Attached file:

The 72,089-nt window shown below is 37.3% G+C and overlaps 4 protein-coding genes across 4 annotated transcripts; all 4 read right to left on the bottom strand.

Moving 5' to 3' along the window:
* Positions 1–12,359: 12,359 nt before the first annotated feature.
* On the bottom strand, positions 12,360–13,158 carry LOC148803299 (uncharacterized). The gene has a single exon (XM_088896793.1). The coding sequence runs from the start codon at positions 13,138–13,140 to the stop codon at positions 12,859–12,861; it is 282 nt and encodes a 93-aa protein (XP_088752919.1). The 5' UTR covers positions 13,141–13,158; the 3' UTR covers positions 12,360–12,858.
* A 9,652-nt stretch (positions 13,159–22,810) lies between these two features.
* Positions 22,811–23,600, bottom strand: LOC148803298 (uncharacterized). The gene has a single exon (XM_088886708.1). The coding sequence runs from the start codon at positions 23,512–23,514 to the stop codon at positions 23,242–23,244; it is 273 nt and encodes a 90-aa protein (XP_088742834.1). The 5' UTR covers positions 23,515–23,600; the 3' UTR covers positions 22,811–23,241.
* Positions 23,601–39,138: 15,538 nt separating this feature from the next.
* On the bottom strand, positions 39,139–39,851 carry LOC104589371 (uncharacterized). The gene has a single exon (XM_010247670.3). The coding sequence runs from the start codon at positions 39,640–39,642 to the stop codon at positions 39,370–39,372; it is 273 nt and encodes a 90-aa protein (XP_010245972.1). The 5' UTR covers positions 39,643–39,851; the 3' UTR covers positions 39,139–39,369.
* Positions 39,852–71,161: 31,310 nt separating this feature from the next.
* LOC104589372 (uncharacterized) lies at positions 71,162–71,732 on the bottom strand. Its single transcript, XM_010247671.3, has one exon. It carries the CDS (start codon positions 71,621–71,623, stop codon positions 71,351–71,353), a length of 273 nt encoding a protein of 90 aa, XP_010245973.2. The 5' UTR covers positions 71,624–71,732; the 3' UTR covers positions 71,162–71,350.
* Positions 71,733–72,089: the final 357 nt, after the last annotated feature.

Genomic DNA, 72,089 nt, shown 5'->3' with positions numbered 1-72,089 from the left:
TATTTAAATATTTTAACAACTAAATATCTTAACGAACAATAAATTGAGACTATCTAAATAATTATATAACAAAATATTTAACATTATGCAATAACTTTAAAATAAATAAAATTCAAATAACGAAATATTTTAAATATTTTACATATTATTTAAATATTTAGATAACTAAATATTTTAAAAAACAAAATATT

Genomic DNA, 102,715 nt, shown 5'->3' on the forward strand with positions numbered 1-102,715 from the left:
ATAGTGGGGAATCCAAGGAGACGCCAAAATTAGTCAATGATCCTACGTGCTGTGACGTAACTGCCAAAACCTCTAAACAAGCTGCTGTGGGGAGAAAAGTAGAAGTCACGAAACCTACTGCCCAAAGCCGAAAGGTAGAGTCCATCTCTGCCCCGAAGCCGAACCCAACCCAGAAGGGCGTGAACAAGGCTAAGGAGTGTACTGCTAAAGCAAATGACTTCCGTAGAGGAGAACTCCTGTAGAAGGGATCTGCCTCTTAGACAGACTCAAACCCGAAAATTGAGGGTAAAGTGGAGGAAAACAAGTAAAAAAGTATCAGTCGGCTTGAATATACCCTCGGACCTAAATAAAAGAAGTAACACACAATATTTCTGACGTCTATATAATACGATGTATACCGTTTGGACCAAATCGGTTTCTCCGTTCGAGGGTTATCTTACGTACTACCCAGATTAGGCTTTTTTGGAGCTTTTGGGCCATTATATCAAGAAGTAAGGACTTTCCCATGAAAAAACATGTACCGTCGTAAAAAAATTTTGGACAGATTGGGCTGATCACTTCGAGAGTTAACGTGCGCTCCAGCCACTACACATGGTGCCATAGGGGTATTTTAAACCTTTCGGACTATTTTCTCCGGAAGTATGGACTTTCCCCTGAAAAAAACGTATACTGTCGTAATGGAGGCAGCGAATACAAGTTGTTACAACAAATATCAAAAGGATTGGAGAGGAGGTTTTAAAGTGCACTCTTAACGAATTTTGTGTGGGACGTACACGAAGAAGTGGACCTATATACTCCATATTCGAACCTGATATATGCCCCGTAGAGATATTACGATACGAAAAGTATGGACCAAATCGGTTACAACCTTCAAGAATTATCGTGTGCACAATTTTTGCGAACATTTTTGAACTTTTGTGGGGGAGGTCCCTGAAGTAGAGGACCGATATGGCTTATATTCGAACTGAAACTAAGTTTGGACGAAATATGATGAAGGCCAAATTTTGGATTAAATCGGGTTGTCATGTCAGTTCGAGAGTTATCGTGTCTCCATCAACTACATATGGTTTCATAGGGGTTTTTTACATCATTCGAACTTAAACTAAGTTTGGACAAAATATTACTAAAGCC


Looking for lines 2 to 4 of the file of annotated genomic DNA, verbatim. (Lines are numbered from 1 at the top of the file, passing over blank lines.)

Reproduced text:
Moving 5' to 3' along the window:
* Positions 1–12,359: 12,359 nt before the first annotated feature.
* On the bottom strand, positions 12,360–13,158 carry LOC148803299 (uncharacterized). The gene has a single exon (XM_088896793.1). The coding sequence runs from the start codon at positions 13,138–13,140 to the stop codon at positions 12,859–12,861; it is 282 nt and encodes a 93-aa protein (XP_088752919.1). The 5' UTR covers positions 13,141–13,158; the 3' UTR covers positions 12,360–12,858.